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Are Our Children in a “Race to Nowhere” Through the Education System?

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A few months ago, the mom taxi was running strong. One of us had at least one thing to do every single night of the week. Trying to schedule a play date or just take a breath was next to impossible.

I decided I was running my family into the ground. We were all headed for burnout. Gymnastics, Girl Scouts, sports, music, dance…it was all looped in a never-ending schedule.

I realized it was time to find a way to actually breathe. Our schedule needed to breathe. We needed to breathe. I’m not sure I’ve succeeded, but things have improved. Each child can only commit to two activities. We are still running three days a week, but it’s not insane.

When is enough, enough? When do our children have enough enrichment activities along with schoolwork, homework and play time?

Yes play time.

A new documentary, Race to Nowhere, has made me stop and think about how I am preparing my children for life after high school.

The film interviews students of all ages, parents, teachers, child psychologists, education administrators and counselors. It asks more questions than it answers about the need for education reform.

It makes the statement that we are spreading our children too thin. We want them to be well rounded, and enriched, so we sign them up for music lessons, sports, community service, dance, and more. We send them the message that they need to learn all of this to succeed. Success is not playing in the backyard; it’s learning the piano or making the touchdown.

I’m not saying all of the lessons and activities are bad, but are we putting extra pressure on our children and eliminating passion while we run from one activity to another, to get home and complete homework, and then collapse into bed? Even with our reduced schedule, I still feel like I’m running. Time to just sit and play a board game is hard to come by.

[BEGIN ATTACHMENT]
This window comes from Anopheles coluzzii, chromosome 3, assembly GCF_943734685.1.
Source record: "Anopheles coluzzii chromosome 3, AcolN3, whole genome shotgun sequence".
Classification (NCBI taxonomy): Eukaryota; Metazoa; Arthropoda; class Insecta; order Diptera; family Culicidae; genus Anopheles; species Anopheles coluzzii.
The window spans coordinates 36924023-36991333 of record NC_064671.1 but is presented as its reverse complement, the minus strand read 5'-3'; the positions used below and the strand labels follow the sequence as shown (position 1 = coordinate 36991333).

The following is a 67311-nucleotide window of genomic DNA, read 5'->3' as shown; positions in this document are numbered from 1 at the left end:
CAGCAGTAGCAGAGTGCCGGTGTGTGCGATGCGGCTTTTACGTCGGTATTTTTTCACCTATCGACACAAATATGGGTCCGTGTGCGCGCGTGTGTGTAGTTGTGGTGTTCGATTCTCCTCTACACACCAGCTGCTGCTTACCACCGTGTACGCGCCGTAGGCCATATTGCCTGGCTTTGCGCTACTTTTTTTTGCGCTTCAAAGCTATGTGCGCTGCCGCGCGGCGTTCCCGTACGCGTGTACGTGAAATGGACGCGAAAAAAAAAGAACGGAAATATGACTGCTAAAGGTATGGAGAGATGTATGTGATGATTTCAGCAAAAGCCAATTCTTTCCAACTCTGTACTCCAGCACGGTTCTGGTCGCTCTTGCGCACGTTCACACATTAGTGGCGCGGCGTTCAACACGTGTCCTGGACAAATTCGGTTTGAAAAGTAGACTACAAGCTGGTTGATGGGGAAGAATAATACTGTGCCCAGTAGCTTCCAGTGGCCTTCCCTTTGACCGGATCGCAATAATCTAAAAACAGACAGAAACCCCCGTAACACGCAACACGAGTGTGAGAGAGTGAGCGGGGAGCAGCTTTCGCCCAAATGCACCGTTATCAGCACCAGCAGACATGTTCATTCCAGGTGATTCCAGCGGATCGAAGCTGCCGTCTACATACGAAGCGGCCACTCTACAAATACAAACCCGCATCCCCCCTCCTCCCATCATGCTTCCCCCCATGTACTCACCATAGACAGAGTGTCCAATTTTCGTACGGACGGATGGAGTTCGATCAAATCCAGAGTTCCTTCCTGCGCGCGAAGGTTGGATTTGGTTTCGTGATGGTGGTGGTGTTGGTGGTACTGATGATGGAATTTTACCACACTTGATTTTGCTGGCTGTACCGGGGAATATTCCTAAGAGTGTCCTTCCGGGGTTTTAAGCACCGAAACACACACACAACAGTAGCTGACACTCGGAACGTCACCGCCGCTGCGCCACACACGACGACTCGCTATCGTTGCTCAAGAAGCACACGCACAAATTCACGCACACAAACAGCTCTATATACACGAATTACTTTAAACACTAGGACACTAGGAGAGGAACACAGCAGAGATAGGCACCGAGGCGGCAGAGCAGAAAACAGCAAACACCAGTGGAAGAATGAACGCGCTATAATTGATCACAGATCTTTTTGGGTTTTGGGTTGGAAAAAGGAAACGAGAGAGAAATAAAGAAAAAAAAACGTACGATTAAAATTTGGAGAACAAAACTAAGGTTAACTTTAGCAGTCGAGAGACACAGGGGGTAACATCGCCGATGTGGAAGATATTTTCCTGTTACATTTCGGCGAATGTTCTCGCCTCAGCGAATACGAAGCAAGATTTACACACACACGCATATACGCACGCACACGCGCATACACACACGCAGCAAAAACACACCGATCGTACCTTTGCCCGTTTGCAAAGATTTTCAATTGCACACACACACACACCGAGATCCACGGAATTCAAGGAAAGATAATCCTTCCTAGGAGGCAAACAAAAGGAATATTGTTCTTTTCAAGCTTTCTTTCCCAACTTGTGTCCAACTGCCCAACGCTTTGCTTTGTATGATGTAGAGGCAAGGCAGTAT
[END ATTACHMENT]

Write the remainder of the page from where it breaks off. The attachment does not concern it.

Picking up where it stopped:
The movie says parents are focused more on homework and sometimes that is the first or only question we ask after school – Do you have homework? How much? What grade did you get on your spelling test? We mean well, but we are putting an enormous emphasis on achievement and success. We are sending the message that good grades equal success.  Earning a certain grade will lead to the best school, which will lead to the best job and the best salary which will lead to happiness.

What is your definition of “smart?” Our society defines it as a straight-A student with high test scores, who plays sports and a musical instrument, holds leadership positions and in high school, holds a job. Not all kids fit this definition of “smart” and feel left behind or not good enough. The pressure to earn the “smart” title is immense. Many of students deal with high stress, depression, anxiety and suicidal thoughts.

In the movie, educators, students and parents say high school is only preparing kids for college applications and prep tests. If a test includes questions that the teacher did not cover in a review session, the students are unable to answer. Students are programmed to follow directions and memorize facts for a test. They are not taught to problem solve or think creatively.

When these students reach college, they are not prepared. Universities are reporting high remediation rates for freshmen who graduated from high school with high grade point averages and test scores.

I recently participated in a Twitter party about the summer lag. Do students slide in their education over the summer? Should we be concerned? Are we too focused on raising their education to not allow them to truly enjoy the lazy days of summer? Parents struggle with allowing their children time to play freely but also stay engaged over the summer.